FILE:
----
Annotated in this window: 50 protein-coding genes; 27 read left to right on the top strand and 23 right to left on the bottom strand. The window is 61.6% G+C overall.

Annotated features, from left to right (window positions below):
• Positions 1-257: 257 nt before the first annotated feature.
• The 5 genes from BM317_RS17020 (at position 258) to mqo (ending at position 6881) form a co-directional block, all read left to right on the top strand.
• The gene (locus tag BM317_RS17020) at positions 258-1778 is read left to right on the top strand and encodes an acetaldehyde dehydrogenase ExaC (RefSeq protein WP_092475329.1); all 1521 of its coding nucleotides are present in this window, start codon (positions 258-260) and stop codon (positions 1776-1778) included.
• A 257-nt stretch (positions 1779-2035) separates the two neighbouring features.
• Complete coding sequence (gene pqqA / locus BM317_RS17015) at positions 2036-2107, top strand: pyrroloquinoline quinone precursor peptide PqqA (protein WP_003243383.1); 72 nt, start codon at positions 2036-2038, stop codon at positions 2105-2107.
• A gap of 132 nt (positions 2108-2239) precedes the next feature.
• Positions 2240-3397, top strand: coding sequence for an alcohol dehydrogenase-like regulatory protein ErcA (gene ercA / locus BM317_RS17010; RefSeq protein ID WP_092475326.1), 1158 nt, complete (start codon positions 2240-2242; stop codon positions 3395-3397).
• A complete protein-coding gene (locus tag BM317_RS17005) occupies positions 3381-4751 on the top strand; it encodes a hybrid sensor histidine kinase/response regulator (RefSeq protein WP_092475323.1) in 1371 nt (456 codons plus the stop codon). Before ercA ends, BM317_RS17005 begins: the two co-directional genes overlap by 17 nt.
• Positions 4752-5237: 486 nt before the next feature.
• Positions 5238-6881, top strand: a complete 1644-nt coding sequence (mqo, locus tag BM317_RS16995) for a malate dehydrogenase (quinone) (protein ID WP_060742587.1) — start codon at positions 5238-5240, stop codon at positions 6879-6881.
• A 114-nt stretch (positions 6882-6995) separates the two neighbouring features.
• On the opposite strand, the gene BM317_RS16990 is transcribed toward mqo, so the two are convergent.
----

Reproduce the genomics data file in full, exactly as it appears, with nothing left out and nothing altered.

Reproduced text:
Annotated in this window: 50 protein-coding genes; 27 read left to right on the top strand and 23 right to left on the bottom strand. The window is 61.6% G+C overall.

Annotated features, from left to right (window positions below):
• Positions 1-257: 257 nt before the first annotated feature.
• The 5 genes from BM317_RS17020 (at position 258) to mqo (ending at position 6881) form a co-directional block, all read left to right on the top strand.
• The gene (locus tag BM317_RS17020) at positions 258-1778 is read left to right on the top strand and encodes an acetaldehyde dehydrogenase ExaC (RefSeq protein WP_092475329.1); all 1521 of its coding nucleotides are present in this window, start codon (positions 258-260) and stop codon (positions 1776-1778) included.
• A 257-nt stretch (positions 1779-2035) separates the two neighbouring features.
• Complete coding sequence (gene pqqA / locus BM317_RS17015) at positions 2036-2107, top strand: pyrroloquinoline quinone precursor peptide PqqA (protein WP_003243383.1); 72 nt, start codon at positions 2036-2038, stop codon at positions 2105-2107.
• A gap of 132 nt (positions 2108-2239) precedes the next feature.
• Positions 2240-3397, top strand: coding sequence for an alcohol dehydrogenase-like regulatory protein ErcA (gene ercA / locus BM317_RS17010; RefSeq protein ID WP_092475326.1), 1158 nt, complete (start codon positions 2240-2242; stop codon positions 3395-3397).
• A complete protein-coding gene (locus tag BM317_RS17005) occupies positions 3381-4751 on the top strand; it encodes a hybrid sensor histidine kinase/response regulator (RefSeq protein WP_092475323.1) in 1371 nt (456 codons plus the stop codon). Before ercA ends, BM317_RS17005 begins: the two co-directional genes overlap by 17 nt.
• Positions 4752-5237: 486 nt before the next feature.
• Positions 5238-6881, top strand: a complete 1644-nt coding sequence (mqo, locus tag BM317_RS16995) for a malate dehydrogenase (quinone) (protein ID WP_060742587.1) — start codon at positions 5238-5240, stop codon at positions 6879-6881.
• A 114-nt stretch (positions 6882-6995) separates the two neighbouring features.
• On the opposite strand, the gene BM317_RS16990 is transcribed toward mqo, so the two are convergent.